Catherine Hakim, a sociologist and research fellow at the London School of Economics, has an idea about how women can get ahead in the workplace: Flaunt it.

In her new book, Erotic Capital: The Power of Attraction in the Boardroom and the Bedroom, Hakim argues that women should use their natural sexuality, or “erotic capital,” to succeed at work.

For Hakim, erotic capital is defined as a “combination of six qualities, including beauty, sex appeal, social grace, liveliness, social presentation, and sexual competence.” According to Hakim, erotic capital doesn’t involve sleeping your way to the top, but rather entails staying physically fit, dressing well, and looking your best at all times.

Although Hakim’s premise seems counter to what we’ve always been taught by our feminist foremothers—to simply work hard and try your best to compete equally with men—Hakim, a self-described feminist, and says that most radical feminists get it wrong.

She told Slate:

“As I see it, patriarchal men, but also to a larger extent, radical feminist women, which women seem to listen to more than men, say that beauty is only skin deep, it’s trivial, it’s superficial, it has no value, and you should be ashamed of yourself for trying to exploit it. And the whole purpose of my book is to say, for men and for women, there is absolutely no reason to feel ashamed of exploiting it and no reason at all for you to be embarrassed at saying this has value. Having erotic capital isn’t something you sort of turn on and turn off like turning on a tap or faucet, in the same way that intelligence isn’t something you either switch on or switch off. It’s there as part of the sort of person you are: in your style, in the way you talk to people, in the way you dress every day, in the hairstyle you wear every day. And it’s really a change of perspective that I’m recommending, that women should know that all of this has value.”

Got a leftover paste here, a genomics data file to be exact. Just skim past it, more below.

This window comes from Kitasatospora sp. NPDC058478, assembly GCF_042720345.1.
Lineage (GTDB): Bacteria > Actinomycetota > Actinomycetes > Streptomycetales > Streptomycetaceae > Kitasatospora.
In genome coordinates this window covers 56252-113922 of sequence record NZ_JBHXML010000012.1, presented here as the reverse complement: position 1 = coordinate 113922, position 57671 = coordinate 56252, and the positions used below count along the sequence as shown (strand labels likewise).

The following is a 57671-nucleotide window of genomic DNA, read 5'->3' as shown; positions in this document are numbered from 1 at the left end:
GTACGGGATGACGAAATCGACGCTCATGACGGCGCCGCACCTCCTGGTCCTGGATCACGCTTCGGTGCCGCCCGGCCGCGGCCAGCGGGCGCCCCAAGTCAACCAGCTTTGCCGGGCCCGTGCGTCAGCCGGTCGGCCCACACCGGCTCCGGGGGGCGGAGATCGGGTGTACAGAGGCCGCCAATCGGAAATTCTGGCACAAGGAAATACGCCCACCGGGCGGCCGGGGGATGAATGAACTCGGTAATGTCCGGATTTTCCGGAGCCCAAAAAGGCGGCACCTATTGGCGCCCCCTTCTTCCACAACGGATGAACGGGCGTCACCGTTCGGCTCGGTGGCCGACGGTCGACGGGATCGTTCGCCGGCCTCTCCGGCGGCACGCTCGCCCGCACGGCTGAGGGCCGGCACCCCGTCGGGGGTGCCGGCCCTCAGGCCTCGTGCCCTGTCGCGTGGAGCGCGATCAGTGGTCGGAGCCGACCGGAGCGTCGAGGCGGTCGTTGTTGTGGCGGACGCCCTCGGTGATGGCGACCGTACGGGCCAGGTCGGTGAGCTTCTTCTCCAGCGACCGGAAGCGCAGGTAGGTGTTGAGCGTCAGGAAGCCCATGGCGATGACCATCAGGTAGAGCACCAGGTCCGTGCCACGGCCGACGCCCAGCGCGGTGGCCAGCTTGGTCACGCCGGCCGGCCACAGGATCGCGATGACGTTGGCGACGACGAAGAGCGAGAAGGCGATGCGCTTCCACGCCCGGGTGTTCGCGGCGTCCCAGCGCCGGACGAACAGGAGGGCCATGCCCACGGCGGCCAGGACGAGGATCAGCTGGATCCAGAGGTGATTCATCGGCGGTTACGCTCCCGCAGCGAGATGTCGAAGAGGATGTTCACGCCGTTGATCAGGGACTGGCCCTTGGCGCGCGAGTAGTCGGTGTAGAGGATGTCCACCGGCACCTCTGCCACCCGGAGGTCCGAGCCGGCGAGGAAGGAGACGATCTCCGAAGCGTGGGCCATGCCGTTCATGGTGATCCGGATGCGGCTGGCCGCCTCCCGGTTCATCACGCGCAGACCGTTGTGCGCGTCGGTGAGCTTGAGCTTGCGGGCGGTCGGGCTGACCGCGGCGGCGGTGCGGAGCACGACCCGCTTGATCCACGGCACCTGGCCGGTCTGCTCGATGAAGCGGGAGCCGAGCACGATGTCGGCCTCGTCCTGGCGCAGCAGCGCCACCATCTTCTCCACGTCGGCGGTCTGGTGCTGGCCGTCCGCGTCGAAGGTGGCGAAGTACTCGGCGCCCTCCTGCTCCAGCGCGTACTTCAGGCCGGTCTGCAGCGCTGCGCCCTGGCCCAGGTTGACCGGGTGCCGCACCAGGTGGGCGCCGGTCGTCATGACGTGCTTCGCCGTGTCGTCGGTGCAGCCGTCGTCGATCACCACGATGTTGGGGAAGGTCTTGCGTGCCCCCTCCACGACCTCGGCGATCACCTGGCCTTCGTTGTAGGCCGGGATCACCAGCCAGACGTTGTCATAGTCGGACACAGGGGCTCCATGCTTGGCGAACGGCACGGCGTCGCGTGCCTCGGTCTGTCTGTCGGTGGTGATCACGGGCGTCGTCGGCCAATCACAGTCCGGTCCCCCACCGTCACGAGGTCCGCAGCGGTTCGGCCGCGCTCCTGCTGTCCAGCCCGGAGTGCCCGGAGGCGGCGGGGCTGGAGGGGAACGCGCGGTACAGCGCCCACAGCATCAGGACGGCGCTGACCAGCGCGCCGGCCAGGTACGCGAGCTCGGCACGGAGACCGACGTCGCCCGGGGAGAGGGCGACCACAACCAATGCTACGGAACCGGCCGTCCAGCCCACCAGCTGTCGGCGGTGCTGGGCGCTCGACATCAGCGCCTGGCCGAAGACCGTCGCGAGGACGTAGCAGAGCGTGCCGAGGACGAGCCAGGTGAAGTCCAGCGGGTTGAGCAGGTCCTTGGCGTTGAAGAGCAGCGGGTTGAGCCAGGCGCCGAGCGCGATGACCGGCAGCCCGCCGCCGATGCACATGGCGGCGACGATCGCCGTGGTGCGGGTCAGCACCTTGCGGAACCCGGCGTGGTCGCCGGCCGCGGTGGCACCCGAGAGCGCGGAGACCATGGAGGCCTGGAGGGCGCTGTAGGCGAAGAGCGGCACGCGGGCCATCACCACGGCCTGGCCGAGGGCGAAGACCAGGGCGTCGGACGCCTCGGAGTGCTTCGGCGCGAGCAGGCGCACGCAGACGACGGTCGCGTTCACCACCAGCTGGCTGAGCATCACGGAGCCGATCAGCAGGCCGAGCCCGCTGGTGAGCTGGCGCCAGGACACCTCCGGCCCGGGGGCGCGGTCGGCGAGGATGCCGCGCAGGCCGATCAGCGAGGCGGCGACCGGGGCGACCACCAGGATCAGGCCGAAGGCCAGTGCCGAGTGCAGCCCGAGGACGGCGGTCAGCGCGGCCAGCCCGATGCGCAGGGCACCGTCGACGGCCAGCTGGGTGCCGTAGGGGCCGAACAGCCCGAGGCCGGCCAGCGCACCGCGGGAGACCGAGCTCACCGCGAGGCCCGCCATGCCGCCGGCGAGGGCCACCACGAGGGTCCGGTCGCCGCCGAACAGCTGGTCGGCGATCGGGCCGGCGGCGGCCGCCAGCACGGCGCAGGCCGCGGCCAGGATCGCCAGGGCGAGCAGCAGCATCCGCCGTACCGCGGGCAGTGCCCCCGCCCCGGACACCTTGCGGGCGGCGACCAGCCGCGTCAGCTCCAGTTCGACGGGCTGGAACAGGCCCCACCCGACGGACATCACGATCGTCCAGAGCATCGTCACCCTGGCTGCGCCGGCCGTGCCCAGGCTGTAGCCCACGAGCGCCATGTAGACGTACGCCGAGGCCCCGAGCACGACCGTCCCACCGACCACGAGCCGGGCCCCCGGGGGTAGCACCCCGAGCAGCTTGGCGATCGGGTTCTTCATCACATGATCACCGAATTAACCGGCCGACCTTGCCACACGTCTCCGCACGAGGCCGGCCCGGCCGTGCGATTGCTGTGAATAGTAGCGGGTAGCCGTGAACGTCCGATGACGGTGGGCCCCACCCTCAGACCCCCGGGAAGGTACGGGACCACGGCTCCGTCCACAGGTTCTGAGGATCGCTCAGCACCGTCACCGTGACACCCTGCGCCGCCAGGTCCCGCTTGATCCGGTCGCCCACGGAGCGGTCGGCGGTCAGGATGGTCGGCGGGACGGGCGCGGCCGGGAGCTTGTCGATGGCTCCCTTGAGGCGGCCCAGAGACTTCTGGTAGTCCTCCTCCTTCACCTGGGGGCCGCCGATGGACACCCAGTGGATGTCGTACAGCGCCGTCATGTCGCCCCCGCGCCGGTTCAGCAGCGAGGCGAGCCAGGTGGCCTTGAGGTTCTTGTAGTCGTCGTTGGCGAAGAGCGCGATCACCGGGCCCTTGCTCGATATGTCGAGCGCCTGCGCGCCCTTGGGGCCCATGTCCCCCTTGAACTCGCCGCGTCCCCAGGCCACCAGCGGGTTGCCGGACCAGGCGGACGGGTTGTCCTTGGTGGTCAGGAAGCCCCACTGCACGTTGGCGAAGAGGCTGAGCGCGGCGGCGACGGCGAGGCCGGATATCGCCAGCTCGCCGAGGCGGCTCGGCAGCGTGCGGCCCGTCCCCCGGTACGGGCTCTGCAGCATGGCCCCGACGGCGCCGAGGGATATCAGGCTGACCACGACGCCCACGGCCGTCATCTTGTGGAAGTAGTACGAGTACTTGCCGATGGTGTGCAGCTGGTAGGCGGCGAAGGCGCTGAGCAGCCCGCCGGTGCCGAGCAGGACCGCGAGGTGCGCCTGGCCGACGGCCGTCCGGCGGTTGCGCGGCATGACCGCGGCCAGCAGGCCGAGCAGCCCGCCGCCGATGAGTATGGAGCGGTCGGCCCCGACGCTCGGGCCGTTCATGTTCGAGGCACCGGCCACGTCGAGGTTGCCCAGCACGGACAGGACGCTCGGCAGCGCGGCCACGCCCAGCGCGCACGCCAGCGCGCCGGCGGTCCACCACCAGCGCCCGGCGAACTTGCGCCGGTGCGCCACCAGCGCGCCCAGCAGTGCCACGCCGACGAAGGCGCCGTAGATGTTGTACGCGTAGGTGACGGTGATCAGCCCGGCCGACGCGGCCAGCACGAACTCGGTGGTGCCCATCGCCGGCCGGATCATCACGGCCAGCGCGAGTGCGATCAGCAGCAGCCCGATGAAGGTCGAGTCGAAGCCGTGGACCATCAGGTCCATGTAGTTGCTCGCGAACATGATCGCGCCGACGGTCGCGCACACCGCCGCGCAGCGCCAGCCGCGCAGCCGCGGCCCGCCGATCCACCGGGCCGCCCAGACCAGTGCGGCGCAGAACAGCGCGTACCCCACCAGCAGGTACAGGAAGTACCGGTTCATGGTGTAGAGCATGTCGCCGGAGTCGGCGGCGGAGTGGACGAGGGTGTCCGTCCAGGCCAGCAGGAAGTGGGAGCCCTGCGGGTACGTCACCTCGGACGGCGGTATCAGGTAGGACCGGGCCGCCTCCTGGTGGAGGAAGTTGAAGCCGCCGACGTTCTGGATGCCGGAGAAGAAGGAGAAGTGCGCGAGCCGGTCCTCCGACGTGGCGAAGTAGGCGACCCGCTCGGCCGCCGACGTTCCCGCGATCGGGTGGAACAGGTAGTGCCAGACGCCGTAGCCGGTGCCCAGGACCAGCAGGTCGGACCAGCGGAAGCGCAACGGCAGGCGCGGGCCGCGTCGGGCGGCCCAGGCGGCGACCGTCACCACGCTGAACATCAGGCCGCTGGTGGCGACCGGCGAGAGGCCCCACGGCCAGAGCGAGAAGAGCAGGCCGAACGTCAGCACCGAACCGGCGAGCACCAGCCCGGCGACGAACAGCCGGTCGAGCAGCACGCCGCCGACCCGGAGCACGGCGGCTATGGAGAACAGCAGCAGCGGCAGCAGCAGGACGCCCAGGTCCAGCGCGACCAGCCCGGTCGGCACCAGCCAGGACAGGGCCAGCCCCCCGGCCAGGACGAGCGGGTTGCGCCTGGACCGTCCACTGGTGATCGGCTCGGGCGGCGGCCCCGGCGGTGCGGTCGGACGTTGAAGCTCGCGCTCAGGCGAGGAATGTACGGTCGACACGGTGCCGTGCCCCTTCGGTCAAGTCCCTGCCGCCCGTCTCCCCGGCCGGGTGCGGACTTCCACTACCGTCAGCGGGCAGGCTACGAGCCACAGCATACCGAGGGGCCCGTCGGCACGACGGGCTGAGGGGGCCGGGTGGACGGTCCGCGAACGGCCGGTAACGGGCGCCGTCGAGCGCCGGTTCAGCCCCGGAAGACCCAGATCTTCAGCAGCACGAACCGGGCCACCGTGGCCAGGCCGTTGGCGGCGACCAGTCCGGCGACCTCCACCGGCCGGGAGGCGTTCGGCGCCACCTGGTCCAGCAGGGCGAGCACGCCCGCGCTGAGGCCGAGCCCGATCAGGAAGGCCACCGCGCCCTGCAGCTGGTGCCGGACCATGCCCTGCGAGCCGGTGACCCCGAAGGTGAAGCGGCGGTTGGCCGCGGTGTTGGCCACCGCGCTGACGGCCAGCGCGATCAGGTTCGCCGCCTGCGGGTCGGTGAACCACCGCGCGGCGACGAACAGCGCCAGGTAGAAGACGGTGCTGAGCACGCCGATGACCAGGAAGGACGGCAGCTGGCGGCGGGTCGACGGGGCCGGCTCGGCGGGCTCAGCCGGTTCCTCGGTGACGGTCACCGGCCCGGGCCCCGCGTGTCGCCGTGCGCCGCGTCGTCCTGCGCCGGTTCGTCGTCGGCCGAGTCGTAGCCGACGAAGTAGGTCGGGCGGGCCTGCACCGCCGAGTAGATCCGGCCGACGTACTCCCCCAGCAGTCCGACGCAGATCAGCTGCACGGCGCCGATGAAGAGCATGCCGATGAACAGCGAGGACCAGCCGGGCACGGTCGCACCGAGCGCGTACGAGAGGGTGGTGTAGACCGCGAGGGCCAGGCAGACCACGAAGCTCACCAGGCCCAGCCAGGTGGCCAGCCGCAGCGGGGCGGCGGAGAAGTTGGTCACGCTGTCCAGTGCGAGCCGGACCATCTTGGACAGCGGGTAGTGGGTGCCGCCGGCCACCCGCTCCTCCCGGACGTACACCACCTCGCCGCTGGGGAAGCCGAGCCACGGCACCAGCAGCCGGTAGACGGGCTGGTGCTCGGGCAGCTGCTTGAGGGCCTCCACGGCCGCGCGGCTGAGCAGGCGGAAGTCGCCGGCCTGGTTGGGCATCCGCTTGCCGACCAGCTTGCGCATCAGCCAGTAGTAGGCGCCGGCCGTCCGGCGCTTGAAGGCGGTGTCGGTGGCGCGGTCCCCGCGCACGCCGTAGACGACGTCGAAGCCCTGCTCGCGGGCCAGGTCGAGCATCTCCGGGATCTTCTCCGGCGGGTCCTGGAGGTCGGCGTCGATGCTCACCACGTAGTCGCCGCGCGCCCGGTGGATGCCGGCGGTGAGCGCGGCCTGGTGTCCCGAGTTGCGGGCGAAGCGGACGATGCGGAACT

Research has already suggested that “good looking,” thin people go further in the workplace, but Hakim argues that anyone—no matter how they look—can have erotic capital if they work (or pay) for it. For Hakim this involves being in shape, buying expensive clothes, and always looking flawless

But what happens when women don’t have erotic capital? Should they be penalized on the job?

Hakim explains:

“People who are stupid are penalized. Discrimination is part of life itself. Discrimination is part of being an intelligent and thinking person. And I can’t see any possible reason for saying if erotic capital has genuine social and economic value, then those who don’t have it will not be winning in that area. They may win in other areas. They may be very intelligent, and therefore getting that advantage. They may be very gifted in music or sport or politics or some other area of activity, but they’re certainly not getting the benefit of high erotic capital.”


What do you think? Should women capitalize on their “erotic capital” at work? Have you? 

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